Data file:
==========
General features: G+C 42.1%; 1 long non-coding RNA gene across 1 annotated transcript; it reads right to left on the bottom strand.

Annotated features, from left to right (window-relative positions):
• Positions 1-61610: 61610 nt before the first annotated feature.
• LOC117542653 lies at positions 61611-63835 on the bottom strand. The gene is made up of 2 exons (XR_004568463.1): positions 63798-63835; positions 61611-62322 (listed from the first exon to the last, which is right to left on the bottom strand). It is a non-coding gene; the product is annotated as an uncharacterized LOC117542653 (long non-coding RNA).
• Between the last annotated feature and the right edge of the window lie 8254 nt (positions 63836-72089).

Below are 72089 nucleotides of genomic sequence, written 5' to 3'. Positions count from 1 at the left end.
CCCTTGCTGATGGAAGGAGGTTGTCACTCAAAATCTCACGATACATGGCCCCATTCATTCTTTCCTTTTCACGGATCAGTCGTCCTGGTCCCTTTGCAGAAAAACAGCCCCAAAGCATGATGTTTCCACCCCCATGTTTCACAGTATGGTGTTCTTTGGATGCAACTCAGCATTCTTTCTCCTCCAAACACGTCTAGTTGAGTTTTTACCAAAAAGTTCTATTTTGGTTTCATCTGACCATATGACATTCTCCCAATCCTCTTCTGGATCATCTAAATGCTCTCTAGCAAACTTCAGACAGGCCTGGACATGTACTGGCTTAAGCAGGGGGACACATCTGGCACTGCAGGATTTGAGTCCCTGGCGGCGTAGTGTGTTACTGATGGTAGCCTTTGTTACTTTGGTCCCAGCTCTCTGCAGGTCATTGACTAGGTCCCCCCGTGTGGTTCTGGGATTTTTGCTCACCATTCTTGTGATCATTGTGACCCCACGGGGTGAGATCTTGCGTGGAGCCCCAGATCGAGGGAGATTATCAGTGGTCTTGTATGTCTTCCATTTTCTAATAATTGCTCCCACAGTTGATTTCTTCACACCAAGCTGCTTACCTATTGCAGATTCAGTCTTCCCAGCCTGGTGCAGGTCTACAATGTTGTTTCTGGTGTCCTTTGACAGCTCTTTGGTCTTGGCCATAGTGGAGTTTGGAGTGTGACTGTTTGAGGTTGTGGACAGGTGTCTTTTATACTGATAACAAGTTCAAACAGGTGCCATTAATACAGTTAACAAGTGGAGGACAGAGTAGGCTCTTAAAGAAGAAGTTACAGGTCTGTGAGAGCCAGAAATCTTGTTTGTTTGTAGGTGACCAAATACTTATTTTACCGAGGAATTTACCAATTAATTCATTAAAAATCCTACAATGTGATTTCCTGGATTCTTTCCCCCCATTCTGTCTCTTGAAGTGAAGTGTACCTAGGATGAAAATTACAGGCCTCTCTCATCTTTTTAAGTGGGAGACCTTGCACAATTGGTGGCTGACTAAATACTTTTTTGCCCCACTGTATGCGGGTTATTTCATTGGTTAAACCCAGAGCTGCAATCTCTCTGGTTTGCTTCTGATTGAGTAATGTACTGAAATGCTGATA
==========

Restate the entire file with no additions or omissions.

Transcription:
General features: G+C 42.1%; 1 long non-coding RNA gene across 1 annotated transcript; it reads right to left on the bottom strand.

Annotated features, from left to right (window-relative positions):
• Positions 1-61610: 61610 nt before the first annotated feature.
• LOC117542653 lies at positions 61611-63835 on the bottom strand. The gene is made up of 2 exons (XR_004568463.1): positions 63798-63835; positions 61611-62322 (listed from the first exon to the last, which is right to left on the bottom strand). It is a non-coding gene; the product is annotated as an uncharacterized LOC117542653 (long non-coding RNA).
• Between the last annotated feature and the right edge of the window lie 8254 nt (positions 63836-72089).

Below are 72089 nucleotides of genomic sequence, written 5' to 3'. Positions count from 1 at the left end.
CCCTTGCTGATGGAAGGAGGTTGTCACTCAAAATCTCACGATACATGGCCCCATTCATTCTTTCCTTTTCACGGATCAGTCGTCCTGGTCCCTTTGCAGAAAAACAGCCCCAAAGCATGATGTTTCCACCCCCATGTTTCACAGTATGGTGTTCTTTGGATGCAACTCAGCATTCTTTCTCCTCCAAACACGTCTAGTTGAGTTTTTACCAAAAAGTTCTATTTTGGTTTCATCTGACCATATGACATTCTCCCAATCCTCTTCTGGATCATCTAAATGCTCTCTAGCAAACTTCAGACAGGCCTGGACATGTACTGGCTTAAGCAGGGGGACACATCTGGCACTGCAGGATTTGAGTCCCTGGCGGCGTAGTGTGTTACTGATGGTAGCCTTTGTTACTTTGGTCCCAGCTCTCTGCAGGTCATTGACTAGGTCCCCCCGTGTGGTTCTGGGATTTTTGCTCACCATTCTTGTGATCATTGTGACCCCACGGGGTGAGATCTTGCGTGGAGCCCCAGATCGAGGGAGATTATCAGTGGTCTTGTATGTCTTCCATTTTCTAATAATTGCTCCCACAGTTGATTTCTTCACACCAAGCTGCTTACCTATTGCAGATTCAGTCTTCCCAGCCTGGTGCAGGTCTACAATGTTGTTTCTGGTGTCCTTTGACAGCTCTTTGGTCTTGGCCATAGTGGAGTTTGGAGTGTGACTGTTTGAGGTTGTGGACAGGTGTCTTTTATACTGATAACAAGTTCAAACAGGTGCCATTAATACAGTTAACAAGTGGAGGACAGAGTAGGCTCTTAAAGAAGAAGTTACAGGTCTGTGAGAGCCAGAAATCTTGTTTGTTTGTAGGTGACCAAATACTTATTTTACCGAGGAATTTACCAATTAATTCATTAAAAATCCTACAATGTGATTTCCTGGATTCTTTCCCCCCATTCTGTCTCTTGAAGTGAAGTGTACCTAGGATGAAAATTACAGGCCTCTCTCATCTTTTTAAGTGGGAGACCTTGCACAATTGGTGGCTGACTAAATACTTTTTTGCCCCACTGTATGCGGGTTATTTCATTGGTTAAACCCAGAGCTGCAATCTCTCTGGTTTGCTTCTGATTGAGTAATGTACTGAAATGCTGATA